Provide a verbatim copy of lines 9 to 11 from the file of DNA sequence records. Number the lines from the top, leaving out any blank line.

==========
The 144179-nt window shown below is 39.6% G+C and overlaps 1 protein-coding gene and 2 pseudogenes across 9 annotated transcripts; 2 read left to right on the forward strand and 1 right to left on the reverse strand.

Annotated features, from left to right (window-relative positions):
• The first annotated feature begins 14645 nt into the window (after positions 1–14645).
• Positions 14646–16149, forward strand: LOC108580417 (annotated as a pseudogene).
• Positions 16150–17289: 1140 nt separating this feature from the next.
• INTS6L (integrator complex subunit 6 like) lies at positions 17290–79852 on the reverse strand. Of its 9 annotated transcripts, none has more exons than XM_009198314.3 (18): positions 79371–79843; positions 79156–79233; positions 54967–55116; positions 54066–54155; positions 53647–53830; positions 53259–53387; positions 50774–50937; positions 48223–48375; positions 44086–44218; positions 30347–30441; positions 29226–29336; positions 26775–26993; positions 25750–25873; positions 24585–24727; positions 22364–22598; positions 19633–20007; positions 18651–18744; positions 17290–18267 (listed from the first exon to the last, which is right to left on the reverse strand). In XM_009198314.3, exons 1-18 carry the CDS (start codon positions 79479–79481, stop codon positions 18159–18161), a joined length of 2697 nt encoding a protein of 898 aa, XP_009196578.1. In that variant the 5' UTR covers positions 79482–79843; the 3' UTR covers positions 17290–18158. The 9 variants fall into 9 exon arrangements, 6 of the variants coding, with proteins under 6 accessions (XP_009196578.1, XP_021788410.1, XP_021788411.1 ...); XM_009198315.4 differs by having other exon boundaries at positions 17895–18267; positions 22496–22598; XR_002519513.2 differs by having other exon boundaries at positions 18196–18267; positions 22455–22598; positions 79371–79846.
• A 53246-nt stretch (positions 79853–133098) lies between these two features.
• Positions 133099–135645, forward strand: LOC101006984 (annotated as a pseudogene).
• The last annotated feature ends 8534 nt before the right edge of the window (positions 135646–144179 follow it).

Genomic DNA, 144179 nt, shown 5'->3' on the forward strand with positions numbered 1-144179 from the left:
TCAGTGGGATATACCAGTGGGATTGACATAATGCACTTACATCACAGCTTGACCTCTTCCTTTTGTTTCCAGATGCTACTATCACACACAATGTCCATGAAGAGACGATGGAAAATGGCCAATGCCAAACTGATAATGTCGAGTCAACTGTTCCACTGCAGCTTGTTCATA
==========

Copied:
• The last annotated feature ends 8534 nt before the right edge of the window (positions 135646–144179 follow it).

Genomic DNA, 144179 nt, shown 5'->3' on the forward strand with positions numbered 1-144179 from the left:
TCAGTGGGATATACCAGTGGGATTGACATAATGCACTTACATCACAGCTTGACCTCTTCCTTTTGTTTCCAGATGCTACTATCACACACAATGTCCATGAAGAGACGATGGAAAATGGCCAATGCCAAACTGATAATGTCGAGTCAACTGTTCCACTGCAGCTTGTTCATA